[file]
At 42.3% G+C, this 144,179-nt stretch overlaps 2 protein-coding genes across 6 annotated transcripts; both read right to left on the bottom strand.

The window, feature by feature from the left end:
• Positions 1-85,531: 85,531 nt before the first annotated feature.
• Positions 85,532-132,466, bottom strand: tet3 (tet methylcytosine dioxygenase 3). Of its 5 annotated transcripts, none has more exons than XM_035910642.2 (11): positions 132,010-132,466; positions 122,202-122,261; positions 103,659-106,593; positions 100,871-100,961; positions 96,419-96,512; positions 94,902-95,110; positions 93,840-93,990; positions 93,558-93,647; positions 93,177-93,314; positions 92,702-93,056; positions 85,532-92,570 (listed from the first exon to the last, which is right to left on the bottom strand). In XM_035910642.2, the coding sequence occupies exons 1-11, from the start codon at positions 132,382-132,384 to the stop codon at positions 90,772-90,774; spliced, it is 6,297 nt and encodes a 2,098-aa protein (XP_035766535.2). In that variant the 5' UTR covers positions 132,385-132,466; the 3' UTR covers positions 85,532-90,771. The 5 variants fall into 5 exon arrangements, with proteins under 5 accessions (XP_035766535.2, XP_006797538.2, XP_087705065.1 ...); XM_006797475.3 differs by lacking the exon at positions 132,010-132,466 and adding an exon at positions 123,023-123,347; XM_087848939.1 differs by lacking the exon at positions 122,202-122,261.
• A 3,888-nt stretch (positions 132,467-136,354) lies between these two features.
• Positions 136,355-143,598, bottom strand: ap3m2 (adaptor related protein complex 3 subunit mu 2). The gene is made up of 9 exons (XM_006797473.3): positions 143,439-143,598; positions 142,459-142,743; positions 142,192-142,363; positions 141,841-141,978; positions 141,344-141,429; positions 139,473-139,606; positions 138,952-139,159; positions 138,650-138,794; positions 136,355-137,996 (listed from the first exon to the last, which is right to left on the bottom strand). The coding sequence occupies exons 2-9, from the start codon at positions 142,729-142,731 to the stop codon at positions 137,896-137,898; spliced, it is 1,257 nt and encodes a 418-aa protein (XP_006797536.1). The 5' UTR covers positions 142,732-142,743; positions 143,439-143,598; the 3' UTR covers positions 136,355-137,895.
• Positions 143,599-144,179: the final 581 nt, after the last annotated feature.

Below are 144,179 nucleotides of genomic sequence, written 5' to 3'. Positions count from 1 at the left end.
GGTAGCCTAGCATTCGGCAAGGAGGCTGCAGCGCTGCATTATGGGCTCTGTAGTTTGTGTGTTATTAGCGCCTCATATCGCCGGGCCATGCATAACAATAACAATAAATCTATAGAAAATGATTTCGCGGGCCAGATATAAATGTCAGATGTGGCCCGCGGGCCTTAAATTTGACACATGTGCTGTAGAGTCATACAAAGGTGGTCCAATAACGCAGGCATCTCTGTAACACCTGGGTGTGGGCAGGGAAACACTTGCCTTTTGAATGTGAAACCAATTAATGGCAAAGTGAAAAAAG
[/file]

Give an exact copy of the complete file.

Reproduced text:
At 42.3% G+C, this 144,179-nt stretch overlaps 2 protein-coding genes across 6 annotated transcripts; both read right to left on the bottom strand.

The window, feature by feature from the left end:
• Positions 1-85,531: 85,531 nt before the first annotated feature.
• Positions 85,532-132,466, bottom strand: tet3 (tet methylcytosine dioxygenase 3). Of its 5 annotated transcripts, none has more exons than XM_035910642.2 (11): positions 132,010-132,466; positions 122,202-122,261; positions 103,659-106,593; positions 100,871-100,961; positions 96,419-96,512; positions 94,902-95,110; positions 93,840-93,990; positions 93,558-93,647; positions 93,177-93,314; positions 92,702-93,056; positions 85,532-92,570 (listed from the first exon to the last, which is right to left on the bottom strand). In XM_035910642.2, the coding sequence occupies exons 1-11, from the start codon at positions 132,382-132,384 to the stop codon at positions 90,772-90,774; spliced, it is 6,297 nt and encodes a 2,098-aa protein (XP_035766535.2). In that variant the 5' UTR covers positions 132,385-132,466; the 3' UTR covers positions 85,532-90,771. The 5 variants fall into 5 exon arrangements, with proteins under 5 accessions (XP_035766535.2, XP_006797538.2, XP_087705065.1 ...); XM_006797475.3 differs by lacking the exon at positions 132,010-132,466 and adding an exon at positions 123,023-123,347; XM_087848939.1 differs by lacking the exon at positions 122,202-122,261.
• A 3,888-nt stretch (positions 132,467-136,354) lies between these two features.
• Positions 136,355-143,598, bottom strand: ap3m2 (adaptor related protein complex 3 subunit mu 2). The gene is made up of 9 exons (XM_006797473.3): positions 143,439-143,598; positions 142,459-142,743; positions 142,192-142,363; positions 141,841-141,978; positions 141,344-141,429; positions 139,473-139,606; positions 138,952-139,159; positions 138,650-138,794; positions 136,355-137,996 (listed from the first exon to the last, which is right to left on the bottom strand). The coding sequence occupies exons 2-9, from the start codon at positions 142,729-142,731 to the stop codon at positions 137,896-137,898; spliced, it is 1,257 nt and encodes a 418-aa protein (XP_006797536.1). The 5' UTR covers positions 142,732-142,743; positions 143,439-143,598; the 3' UTR covers positions 136,355-137,895.
• Positions 143,599-144,179: the final 581 nt, after the last annotated feature.

Below are 144,179 nucleotides of genomic sequence, written 5' to 3'. Positions count from 1 at the left end.
GGTAGCCTAGCATTCGGCAAGGAGGCTGCAGCGCTGCATTATGGGCTCTGTAGTTTGTGTGTTATTAGCGCCTCATATCGCCGGGCCATGCATAACAATAACAATAAATCTATAGAAAATGATTTCGCGGGCCAGATATAAATGTCAGATGTGGCCCGCGGGCCTTAAATTTGACACATGTGCTGTAGAGTCATACAAAGGTGGTCCAATAACGCAGGCATCTCTGTAACACCTGGGTGTGGGCAGGGAAACACTTGCCTTTTGAATGTGAAACCAATTAATGGCAAAGTGAAAAAAG